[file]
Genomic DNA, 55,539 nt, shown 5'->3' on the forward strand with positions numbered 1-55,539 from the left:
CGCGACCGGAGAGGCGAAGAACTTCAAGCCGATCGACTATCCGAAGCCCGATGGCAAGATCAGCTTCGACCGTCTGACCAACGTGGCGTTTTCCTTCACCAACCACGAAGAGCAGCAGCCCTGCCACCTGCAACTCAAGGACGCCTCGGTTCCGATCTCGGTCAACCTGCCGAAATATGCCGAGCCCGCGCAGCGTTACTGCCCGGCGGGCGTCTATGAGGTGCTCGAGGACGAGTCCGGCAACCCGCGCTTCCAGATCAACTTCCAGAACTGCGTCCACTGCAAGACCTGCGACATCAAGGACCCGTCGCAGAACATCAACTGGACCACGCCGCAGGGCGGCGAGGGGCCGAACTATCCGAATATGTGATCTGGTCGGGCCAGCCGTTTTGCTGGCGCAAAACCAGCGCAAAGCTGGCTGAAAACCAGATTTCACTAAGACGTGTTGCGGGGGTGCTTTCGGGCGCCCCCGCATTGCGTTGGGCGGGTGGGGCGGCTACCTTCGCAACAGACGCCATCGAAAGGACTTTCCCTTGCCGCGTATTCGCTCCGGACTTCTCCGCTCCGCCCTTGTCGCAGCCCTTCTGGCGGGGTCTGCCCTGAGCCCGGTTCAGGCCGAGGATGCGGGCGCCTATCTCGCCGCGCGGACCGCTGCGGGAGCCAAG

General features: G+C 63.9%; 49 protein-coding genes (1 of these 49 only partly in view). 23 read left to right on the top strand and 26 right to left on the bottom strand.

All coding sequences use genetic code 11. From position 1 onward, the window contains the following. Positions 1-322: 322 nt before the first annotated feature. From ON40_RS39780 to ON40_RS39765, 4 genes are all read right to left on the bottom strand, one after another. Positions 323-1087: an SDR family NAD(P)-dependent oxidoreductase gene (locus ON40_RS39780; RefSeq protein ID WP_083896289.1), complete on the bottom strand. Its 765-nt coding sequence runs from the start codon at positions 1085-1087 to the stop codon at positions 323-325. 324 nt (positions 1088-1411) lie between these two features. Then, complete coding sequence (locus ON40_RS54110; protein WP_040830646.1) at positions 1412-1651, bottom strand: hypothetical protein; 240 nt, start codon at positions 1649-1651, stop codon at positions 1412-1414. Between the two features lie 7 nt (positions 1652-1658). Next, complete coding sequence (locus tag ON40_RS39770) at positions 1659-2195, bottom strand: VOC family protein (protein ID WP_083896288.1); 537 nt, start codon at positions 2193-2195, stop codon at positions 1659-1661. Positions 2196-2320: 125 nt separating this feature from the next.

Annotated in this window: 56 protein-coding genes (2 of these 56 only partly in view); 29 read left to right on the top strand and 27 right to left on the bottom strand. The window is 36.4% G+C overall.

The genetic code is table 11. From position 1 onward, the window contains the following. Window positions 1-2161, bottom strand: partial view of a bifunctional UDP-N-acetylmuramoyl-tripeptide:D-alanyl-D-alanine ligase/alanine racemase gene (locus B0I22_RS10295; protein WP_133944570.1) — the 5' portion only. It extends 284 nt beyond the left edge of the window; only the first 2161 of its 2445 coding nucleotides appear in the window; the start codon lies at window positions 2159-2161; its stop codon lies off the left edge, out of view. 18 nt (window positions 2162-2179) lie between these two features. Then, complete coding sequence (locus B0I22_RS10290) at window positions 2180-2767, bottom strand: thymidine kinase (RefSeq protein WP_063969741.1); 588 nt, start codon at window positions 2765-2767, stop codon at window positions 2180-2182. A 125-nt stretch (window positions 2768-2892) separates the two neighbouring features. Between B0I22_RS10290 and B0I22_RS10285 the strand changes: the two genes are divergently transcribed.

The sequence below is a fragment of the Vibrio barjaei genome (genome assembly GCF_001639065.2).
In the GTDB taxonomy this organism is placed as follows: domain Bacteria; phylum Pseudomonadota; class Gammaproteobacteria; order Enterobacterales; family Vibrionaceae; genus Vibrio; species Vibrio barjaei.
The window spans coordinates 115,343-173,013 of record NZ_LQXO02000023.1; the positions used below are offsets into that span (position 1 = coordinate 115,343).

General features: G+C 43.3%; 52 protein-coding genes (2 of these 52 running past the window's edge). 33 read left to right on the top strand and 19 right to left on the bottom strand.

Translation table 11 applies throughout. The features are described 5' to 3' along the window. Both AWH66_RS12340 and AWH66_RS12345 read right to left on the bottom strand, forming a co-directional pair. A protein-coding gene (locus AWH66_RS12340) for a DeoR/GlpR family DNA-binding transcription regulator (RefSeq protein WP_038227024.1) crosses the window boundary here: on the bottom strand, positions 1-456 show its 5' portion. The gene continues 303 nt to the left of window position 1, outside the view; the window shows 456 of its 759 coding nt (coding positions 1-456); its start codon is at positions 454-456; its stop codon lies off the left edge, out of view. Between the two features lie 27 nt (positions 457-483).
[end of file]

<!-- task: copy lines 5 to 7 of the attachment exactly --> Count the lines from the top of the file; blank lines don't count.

Annotated in this window: 56 protein-coding genes (2 of these 56 only partly in view); 29 read left to right on the top strand and 27 right to left on the bottom strand. The window is 36.4% G+C overall.

The genetic code is table 11. From position 1 onward, the window contains the following. Window positions 1-2161, bottom strand: partial view of a bifunctional UDP-N-acetylmuramoyl-tripeptide:D-alanyl-D-alanine ligase/alanine racemase gene (locus B0I22_RS10295; protein WP_133944570.1) — the 5' portion only. It extends 284 nt beyond the left edge of the window; only the first 2161 of its 2445 coding nucleotides appear in the window; the start codon lies at window positions 2159-2161; its stop codon lies off the left edge, out of view. 18 nt (window positions 2162-2179) lie between these two features. Then, complete coding sequence (locus B0I22_RS10290) at window positions 2180-2767, bottom strand: thymidine kinase (RefSeq protein WP_063969741.1); 588 nt, start codon at window positions 2765-2767, stop codon at window positions 2180-2182. A 125-nt stretch (window positions 2768-2892) separates the two neighbouring features. Between B0I22_RS10290 and B0I22_RS10285 the strand changes: the two genes are divergently transcribed.

The sequence below is a fragment of the Vibrio barjaei genome (genome assembly GCF_001639065.2).